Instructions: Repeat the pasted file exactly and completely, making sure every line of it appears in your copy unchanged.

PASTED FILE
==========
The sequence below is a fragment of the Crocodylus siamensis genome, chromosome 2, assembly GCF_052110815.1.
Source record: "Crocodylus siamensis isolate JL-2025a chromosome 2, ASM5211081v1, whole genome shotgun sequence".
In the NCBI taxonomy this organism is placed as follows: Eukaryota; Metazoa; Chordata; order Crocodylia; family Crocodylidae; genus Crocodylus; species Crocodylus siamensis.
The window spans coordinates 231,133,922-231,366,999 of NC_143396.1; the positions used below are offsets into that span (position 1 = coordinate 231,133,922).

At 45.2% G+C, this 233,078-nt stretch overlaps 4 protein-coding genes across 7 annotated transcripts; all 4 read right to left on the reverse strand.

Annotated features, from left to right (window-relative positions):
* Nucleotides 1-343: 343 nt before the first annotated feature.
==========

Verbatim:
The sequence below is a fragment of the Crocodylus siamensis genome, chromosome 2, assembly GCF_052110815.1.
Source record: "Crocodylus siamensis isolate JL-2025a chromosome 2, ASM5211081v1, whole genome shotgun sequence".
In the NCBI taxonomy this organism is placed as follows: Eukaryota; Metazoa; Chordata; order Crocodylia; family Crocodylidae; genus Crocodylus; species Crocodylus siamensis.
The window spans coordinates 231,133,922-231,366,999 of NC_143396.1; the positions used below are offsets into that span (position 1 = coordinate 231,133,922).

At 45.2% G+C, this 233,078-nt stretch overlaps 4 protein-coding genes across 7 annotated transcripts; all 4 read right to left on the reverse strand.

Annotated features, from left to right (window-relative positions):
* Nucleotides 1-343: 343 nt before the first annotated feature.